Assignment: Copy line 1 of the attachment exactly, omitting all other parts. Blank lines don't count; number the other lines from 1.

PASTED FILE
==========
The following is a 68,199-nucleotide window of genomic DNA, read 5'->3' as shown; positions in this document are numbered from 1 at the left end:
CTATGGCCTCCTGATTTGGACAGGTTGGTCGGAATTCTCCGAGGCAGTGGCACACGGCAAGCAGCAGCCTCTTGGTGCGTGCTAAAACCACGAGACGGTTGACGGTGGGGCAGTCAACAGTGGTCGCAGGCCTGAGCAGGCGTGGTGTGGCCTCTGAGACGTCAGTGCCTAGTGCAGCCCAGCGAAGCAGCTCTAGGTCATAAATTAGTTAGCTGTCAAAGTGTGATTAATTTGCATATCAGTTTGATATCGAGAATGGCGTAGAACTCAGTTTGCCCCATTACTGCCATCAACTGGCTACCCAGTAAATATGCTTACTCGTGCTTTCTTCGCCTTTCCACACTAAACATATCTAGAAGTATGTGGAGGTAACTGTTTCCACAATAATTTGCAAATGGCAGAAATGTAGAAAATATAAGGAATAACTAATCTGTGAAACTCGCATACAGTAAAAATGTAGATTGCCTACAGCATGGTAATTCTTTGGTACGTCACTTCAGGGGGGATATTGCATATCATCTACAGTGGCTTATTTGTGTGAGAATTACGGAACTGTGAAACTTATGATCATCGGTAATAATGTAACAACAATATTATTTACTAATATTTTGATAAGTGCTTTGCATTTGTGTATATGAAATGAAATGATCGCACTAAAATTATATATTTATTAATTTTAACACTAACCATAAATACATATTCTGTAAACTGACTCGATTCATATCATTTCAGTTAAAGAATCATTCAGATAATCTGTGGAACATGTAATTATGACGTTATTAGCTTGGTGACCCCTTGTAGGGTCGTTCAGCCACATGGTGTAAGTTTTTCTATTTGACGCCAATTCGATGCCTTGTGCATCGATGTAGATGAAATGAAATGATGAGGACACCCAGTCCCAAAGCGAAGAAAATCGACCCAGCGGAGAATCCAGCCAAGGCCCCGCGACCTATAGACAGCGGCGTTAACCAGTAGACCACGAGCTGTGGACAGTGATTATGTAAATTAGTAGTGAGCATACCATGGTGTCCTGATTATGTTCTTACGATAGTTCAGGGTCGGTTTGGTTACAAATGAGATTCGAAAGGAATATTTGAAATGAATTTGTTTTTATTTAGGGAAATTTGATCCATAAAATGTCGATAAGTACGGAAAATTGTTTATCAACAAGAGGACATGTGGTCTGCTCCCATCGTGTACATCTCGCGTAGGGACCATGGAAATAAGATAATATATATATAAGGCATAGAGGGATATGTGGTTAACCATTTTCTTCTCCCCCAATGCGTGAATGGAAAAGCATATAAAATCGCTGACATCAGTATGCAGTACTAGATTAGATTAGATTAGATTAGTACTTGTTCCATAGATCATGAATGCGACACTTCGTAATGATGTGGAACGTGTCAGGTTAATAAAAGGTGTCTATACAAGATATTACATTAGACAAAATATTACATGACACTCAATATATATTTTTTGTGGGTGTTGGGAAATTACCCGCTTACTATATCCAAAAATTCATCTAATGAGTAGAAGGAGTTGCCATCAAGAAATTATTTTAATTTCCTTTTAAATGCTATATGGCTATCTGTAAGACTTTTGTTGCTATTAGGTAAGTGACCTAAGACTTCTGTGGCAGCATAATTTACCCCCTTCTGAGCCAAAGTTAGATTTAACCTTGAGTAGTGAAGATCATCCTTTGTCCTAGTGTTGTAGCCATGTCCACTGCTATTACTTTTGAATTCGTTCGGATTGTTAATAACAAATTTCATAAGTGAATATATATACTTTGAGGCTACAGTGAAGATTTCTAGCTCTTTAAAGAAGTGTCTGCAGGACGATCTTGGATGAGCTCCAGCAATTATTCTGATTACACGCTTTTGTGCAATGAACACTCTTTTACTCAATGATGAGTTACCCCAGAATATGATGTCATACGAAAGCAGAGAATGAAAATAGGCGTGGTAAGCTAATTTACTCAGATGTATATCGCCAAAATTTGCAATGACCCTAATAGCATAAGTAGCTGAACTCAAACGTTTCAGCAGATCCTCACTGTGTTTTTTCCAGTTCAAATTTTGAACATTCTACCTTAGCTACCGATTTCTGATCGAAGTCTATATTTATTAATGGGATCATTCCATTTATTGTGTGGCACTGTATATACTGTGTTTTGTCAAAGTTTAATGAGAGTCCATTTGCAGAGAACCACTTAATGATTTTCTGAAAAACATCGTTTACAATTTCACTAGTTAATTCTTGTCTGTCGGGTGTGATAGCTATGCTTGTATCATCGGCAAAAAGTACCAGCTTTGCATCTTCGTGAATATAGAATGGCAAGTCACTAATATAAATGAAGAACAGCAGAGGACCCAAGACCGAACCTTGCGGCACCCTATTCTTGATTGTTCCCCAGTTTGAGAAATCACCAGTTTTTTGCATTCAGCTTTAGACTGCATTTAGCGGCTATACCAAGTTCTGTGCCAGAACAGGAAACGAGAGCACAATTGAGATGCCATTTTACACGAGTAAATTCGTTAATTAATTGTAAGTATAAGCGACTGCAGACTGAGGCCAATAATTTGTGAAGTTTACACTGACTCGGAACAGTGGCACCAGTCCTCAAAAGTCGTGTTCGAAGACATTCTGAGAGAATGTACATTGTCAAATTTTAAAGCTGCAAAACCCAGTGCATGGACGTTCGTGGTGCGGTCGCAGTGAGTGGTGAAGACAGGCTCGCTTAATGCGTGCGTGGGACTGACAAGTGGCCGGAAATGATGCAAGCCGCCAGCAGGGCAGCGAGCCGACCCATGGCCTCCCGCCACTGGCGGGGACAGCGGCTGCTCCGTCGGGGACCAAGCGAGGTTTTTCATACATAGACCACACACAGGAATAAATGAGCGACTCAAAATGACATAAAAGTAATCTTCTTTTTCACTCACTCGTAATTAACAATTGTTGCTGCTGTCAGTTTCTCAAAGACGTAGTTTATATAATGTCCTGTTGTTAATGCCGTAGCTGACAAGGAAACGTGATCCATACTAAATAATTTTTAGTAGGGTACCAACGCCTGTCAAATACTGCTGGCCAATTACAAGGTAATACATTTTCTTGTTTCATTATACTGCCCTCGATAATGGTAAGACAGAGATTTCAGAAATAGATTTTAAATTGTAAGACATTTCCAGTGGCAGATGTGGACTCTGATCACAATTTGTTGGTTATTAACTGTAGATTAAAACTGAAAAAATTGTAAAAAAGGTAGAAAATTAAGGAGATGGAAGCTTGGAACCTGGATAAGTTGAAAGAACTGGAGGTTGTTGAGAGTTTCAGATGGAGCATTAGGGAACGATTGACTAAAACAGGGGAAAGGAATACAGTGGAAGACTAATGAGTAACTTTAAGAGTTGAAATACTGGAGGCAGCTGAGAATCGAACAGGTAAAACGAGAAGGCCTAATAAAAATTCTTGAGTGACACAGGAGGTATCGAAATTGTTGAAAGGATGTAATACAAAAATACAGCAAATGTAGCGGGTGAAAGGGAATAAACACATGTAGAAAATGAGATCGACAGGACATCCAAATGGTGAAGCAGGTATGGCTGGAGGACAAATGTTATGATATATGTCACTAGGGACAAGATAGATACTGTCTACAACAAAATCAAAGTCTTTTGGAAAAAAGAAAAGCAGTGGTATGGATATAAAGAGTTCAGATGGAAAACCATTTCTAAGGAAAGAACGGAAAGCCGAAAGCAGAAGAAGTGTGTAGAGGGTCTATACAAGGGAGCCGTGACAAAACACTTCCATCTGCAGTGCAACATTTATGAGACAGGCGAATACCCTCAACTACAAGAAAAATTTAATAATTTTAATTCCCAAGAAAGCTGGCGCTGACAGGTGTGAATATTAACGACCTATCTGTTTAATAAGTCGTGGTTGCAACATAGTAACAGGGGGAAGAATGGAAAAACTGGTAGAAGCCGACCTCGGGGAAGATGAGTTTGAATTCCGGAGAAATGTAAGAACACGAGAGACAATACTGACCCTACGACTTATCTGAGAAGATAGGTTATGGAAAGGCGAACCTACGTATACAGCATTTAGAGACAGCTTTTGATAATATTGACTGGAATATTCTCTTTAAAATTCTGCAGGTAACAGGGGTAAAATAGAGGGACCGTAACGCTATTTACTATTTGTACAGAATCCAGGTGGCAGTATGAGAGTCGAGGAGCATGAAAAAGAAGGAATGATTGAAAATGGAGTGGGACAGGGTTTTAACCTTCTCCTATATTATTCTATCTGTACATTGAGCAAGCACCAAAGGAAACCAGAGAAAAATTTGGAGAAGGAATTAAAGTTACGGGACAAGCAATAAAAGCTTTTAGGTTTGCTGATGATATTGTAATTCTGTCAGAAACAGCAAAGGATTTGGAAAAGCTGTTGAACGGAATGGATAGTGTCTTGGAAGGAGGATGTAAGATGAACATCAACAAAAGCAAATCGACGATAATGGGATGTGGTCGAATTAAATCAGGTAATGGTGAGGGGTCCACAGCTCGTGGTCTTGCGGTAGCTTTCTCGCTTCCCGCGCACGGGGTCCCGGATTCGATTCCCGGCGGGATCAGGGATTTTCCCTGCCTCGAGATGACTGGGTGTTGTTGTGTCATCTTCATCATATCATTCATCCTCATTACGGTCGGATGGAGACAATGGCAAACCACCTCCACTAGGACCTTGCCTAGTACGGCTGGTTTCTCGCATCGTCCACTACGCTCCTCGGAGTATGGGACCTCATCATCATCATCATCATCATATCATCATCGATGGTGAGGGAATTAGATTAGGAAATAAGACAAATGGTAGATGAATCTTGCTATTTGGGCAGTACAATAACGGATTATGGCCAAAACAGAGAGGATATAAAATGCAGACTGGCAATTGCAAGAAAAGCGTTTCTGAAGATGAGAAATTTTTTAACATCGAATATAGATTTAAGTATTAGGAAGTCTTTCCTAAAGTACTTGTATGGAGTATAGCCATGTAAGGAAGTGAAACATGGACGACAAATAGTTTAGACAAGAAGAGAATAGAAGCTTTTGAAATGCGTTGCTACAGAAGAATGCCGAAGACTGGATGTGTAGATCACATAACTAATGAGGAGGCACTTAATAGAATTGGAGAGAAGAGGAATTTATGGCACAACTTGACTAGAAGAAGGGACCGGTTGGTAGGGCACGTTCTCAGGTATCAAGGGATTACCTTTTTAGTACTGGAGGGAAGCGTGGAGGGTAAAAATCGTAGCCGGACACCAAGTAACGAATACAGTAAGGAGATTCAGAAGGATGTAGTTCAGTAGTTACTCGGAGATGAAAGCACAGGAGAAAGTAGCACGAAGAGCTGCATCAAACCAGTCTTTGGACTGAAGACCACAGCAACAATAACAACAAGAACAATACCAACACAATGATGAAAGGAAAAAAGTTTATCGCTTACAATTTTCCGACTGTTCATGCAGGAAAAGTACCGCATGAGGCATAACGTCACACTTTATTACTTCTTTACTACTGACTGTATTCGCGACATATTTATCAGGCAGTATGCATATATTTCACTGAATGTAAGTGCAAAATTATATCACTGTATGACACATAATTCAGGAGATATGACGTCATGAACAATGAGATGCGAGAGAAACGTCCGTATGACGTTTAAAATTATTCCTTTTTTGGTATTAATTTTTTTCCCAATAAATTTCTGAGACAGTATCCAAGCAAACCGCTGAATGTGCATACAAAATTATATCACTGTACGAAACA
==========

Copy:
The following is a 68,199-nucleotide window of genomic DNA, read 5'->3' as shown; positions in this document are numbered from 1 at the left end: